PAUL WAS under house arrest in Rome. He faced possible death for his faith. He was writing a letter of love and encouragement to his favorite church, the believers in Philippi. In speaking of his difficult circumstances, the apostle wrote: "But I would ye should under stand, brethren, that the things which happened unto me have fallen out rather unto the furtherance of the gospel" (Phil. 1:12). One scholar translates the word for "furtherance" as "advancement." In the original Greek it is a forceful word prokope—used when referring to the advance of an army or an expedition undertaking some hazardous mission.
The verb to which the noun is related means literally "to cut down in advance." The Greeks used it when they spoke of felling trees, clearing away underbrush, boulders, or anything that might hinder advance. Today we might compare it to the work of a giant bull dozer that yields to nothing in its path. There must be advance under any and all circumstances.
Paul wished to assure his beloved converts that nothing should and nothing would stand in the way of the advancement of the gospel not even prisons, chains, confinement, opposition, or obstacles.
So it must be today. Nothing must be permitted to thwart the early finishing of God's work. When there are tensions around us and we dwell in an atmosphere of frustration, Satan may tempt us to rest a while, or worse yet, to pro claim a moratorium on active soul-winning projects. Never!
We must be courageous, dedicated leaders, worthy of the times, the challenge, and of the people we lead. Our hearts and our lips must be filled with faith and fortitude so that those who follow may draw strength and courage from our brave example.
Like Israel of old, we may face Red Sea experiences. There may be times when we can see no way through, and only frustration or defeat confronting us. We must trust our God; we must talk courage, even though our hearts may be faint. If the leader despairs, the cause is lost.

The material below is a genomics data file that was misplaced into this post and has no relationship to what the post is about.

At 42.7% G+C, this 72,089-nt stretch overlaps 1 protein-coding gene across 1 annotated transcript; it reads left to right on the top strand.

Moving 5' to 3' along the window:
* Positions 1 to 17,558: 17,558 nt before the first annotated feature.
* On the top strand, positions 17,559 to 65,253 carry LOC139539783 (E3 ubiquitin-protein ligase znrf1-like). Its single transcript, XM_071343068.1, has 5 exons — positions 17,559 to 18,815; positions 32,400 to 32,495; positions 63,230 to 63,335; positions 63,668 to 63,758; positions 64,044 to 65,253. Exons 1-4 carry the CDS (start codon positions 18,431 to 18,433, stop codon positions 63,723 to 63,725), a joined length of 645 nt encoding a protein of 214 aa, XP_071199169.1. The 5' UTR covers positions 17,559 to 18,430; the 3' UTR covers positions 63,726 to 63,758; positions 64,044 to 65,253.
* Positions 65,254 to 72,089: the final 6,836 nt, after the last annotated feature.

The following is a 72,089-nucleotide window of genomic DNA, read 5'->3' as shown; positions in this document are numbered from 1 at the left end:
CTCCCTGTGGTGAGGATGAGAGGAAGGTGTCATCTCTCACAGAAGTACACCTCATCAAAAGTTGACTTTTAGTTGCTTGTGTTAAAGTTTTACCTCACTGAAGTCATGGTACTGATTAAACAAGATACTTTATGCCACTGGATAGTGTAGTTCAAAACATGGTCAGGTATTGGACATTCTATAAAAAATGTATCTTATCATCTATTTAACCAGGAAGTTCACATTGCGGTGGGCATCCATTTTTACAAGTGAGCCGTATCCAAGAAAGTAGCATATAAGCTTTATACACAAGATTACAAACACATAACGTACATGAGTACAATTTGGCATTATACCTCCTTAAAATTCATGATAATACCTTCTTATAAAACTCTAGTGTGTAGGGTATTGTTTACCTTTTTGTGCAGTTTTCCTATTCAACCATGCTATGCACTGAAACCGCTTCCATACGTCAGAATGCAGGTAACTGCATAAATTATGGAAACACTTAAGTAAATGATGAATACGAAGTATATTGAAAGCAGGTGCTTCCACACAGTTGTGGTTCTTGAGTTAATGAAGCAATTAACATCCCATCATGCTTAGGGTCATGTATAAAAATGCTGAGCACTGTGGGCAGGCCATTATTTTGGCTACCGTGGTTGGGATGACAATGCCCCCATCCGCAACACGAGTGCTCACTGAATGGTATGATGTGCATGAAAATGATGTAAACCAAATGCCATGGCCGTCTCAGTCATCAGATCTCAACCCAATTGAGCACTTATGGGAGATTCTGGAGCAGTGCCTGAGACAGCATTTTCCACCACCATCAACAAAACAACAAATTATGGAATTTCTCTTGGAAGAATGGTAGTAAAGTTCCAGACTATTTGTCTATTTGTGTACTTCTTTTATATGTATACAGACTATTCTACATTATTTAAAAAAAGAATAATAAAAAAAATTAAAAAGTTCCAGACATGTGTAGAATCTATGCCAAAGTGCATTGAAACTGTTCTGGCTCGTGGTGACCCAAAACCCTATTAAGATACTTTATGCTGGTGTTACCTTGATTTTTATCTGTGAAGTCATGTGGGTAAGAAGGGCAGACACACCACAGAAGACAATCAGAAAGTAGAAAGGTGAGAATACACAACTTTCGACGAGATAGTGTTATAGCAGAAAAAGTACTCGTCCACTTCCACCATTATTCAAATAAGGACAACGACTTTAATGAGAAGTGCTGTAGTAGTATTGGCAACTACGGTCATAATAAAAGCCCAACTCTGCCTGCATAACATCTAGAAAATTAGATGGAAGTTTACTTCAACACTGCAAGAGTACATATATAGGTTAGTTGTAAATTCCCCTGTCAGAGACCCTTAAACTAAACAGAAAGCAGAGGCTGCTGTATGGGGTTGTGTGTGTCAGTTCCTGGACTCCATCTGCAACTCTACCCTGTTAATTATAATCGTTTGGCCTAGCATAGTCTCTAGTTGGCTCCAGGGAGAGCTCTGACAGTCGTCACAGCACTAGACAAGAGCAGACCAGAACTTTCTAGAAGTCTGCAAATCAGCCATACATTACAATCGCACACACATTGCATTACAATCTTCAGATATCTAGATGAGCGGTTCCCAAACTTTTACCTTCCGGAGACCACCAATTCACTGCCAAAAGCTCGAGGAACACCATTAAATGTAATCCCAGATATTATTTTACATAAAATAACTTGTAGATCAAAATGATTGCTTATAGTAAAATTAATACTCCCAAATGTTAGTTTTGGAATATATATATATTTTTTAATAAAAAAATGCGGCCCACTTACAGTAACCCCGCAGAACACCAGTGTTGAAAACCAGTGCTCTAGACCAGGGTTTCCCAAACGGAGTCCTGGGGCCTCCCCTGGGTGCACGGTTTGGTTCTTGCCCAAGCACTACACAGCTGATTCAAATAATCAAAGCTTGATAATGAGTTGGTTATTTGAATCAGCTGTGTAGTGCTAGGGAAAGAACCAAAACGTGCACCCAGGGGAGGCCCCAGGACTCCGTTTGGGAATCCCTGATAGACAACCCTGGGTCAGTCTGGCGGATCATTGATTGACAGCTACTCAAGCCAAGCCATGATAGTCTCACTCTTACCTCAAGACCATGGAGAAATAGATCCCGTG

At times we must plan when there appears to be no possibility of carrying out our plans. We are commanded by One who is our Leader: "Occupy till I come" (Luke 19:13).
As one door closes let us be prepared to move into another field. If we are unable to reach one field, let us concentrate on those still open. If there is a temporary retreat on one front, let us advance on another. Let us never permit things that can't be done to blind our vision to the things that still can be done.
We dare not maintain the status quo in troublous times. There is no status quo with God and His last-day movement. Let us not only shore up our defenses, let us make bold plans to finish the work. At times and in places it may be a slow, frustrating advance, but advance it must.
I have served in difficult fields where response to the gospel was very meager, and where there was war and political upheaval. I know the frustrations and discouragement that confront the leader. It is not always easy to be strong.
For years I have kept some challenging words in the front of my Bible. "Man can shape circumstances, but circumstances should not be allowed to shape the man. We should seize upon circumstances as instruments by which to work. We are to master them, but should not permit them to master us." —The Ministry of Healing, p. 500.
You and I lead God's church during the most crucial, challenging hour in the history of planet Earth. What a staggering responsibility! How much we need Heaven's help and the enlightening power of the Holy Spirit.
Let us never forget the words of God's servant: "Our watchword is to be, On ward, ever onward! Angels of heaven will go before us to prepare the way. Our burden for the regions beyond can never be laid down till the whole earth is lightened with the glory of the Lord." —Evangelism, p. 707.
This is the measure of our challenge of leadership in 1976!